CMC scandal exposes flaws

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Author: Damian Mendieta

 

President Pamela Gann of Claremont McKenna College (CMC) announced in an internal email on Jan. 30 that the college had been falsifying its SAT scores for the past six years, according to USA Today. 

Further investigation, initiated by Gann, discovered that Vice President and Dean of Admissions Richard C. Vos was responsible for misreporting the schools scores to organizations such as the Princeton Review and U.S. News and World Report. He has since resigned from his position, and Claremont McKenna has hired a law firm for further investigation into the admissions-related data submission, according to their college spokesperson  Max Benavidez.

President Gann launched the initial investigation into the incident after she was told of possible inaccuracy in student SAT score reports, the New York Times reported.

“I think it shows tremendous integrity for the president to stand up and say this is what we did and own up to it,”  President of the Princeton Review of Southern California Paul Kanarek said. “Because as you know the cover up is always worse than the crime, and she did not make that mistake.”

Claremont’s SAT score reports were inflated by an average of 10 to 20 points, Gann said in an interview with USA Today. Last year, the college was ranked 11 in U.S. News and World Report’s Best Value Liberal Art’s Colleges, and now it is ninth. However, this change is not necessarily due to the inflation. SAT score reports only amount to 7.5 percent of the ranking, according to US News and World Report.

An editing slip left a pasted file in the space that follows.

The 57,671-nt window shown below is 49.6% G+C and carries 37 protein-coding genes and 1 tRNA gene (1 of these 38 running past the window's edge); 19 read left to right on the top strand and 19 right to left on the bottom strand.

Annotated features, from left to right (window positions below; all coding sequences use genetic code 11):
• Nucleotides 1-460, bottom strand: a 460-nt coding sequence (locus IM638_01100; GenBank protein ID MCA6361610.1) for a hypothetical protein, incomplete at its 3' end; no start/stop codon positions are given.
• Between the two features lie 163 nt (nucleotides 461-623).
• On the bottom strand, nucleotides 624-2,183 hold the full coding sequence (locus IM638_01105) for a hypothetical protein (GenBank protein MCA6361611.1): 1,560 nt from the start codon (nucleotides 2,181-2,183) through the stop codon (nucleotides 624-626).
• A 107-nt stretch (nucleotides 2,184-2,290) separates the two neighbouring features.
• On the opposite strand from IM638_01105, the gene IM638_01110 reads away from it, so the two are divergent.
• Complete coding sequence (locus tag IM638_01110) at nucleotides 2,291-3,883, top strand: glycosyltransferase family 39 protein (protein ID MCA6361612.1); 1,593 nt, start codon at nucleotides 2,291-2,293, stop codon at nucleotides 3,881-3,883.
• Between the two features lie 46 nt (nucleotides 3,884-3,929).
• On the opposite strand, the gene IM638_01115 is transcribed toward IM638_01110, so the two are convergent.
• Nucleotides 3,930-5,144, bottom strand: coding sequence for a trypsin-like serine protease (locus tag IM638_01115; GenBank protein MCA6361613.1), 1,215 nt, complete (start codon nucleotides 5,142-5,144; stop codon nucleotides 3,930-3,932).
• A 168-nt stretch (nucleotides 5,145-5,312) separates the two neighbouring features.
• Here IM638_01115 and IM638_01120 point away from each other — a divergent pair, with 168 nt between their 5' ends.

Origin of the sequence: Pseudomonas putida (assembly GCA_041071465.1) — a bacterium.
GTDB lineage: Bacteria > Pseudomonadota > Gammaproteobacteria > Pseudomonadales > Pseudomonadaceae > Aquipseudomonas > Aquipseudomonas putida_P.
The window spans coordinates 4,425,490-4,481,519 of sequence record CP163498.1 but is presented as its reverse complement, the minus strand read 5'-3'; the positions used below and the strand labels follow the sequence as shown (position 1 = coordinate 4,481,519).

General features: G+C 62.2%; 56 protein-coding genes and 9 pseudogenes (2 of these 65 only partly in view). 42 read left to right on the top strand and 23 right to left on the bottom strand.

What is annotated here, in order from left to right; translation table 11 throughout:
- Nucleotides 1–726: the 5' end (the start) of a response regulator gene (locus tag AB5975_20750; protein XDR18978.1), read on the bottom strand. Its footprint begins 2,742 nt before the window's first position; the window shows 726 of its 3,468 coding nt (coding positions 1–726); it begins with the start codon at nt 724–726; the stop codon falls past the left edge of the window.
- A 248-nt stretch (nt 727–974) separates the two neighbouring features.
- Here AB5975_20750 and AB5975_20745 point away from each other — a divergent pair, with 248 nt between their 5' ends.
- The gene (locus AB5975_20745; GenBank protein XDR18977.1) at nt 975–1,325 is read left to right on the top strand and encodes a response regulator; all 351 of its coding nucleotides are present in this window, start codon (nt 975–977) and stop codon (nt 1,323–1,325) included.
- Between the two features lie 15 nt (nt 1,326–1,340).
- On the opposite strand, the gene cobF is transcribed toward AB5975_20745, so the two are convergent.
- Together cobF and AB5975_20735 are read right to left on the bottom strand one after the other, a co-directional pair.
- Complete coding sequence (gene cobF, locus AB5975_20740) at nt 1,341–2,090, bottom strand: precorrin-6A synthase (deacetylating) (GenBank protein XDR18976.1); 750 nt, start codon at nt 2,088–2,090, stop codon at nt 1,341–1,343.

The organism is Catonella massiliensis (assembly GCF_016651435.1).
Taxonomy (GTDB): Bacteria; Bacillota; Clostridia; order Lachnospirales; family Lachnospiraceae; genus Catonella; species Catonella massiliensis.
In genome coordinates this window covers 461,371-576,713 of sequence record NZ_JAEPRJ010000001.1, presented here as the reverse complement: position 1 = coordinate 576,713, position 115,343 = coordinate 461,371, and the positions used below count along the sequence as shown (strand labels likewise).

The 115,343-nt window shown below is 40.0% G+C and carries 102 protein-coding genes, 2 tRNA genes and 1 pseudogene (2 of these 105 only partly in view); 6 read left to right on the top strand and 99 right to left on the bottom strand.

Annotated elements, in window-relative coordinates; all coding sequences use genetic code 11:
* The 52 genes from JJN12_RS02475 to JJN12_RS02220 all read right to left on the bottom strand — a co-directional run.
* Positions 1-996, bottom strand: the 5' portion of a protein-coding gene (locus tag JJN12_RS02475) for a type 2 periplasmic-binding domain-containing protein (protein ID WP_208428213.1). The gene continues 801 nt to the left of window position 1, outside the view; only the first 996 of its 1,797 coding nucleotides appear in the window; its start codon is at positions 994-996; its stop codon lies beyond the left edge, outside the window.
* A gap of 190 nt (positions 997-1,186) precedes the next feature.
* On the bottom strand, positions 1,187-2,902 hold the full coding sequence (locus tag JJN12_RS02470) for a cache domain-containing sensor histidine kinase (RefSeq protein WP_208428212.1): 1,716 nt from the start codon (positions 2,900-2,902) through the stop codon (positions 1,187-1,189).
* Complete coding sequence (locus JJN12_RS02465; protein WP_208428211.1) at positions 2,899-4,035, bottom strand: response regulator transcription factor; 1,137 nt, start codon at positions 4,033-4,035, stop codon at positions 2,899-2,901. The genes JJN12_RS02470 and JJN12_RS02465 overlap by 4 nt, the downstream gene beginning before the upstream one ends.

“I think it probably had no impact on the rankings at all,” Kanarek said. “That’s what makes it so sad. They get all the negative press, probably for no benefit.”

According to Kanarek, it is possible that this is not an isolated incident.

“All of this data is self-reported, right? It is a system that is begging for abuse,” he said. “I would be astonished if Claremont McKenna was the only school to have ever manipulated that system,” citing the pressure that college officials are under to place well in such rankings.

Occidental’s Vice President of Admissions and Financial Aid Vince Cuseo further lamented the development as a poor reflection of the climate among colleges.

“No one takes pleasure in seeing this individual and the admission world vilified,” Cuseo said. “It is an unfortunate testament to heightened competition among colleges, and in my opinion, misplaced priorities.”  

According to Cuseo, the college ranking systems do not validly measure an institution’s academic and student affairs.

“I don’t believe any ranking system can adequately represent a school’s strength,” he said. “While some measures of quality are quantifiable, many are not. Rankings require quantifiable measures and therefore are not able to capture the breadth of considerations that make for a high-quality college experience.”

Despite the controversy, major ranking publications have chosen to continue holding Claremont McKenna in high esteem. Although Kiplinger’s magazine removed Claremont McKenna from its college rankings, the Princeton Review has decided to stand by the college.

“We will honor the President’s integrity and continue to proudly lift Claremont McKenna as one of our finest schools in America,” Kanarek said. 

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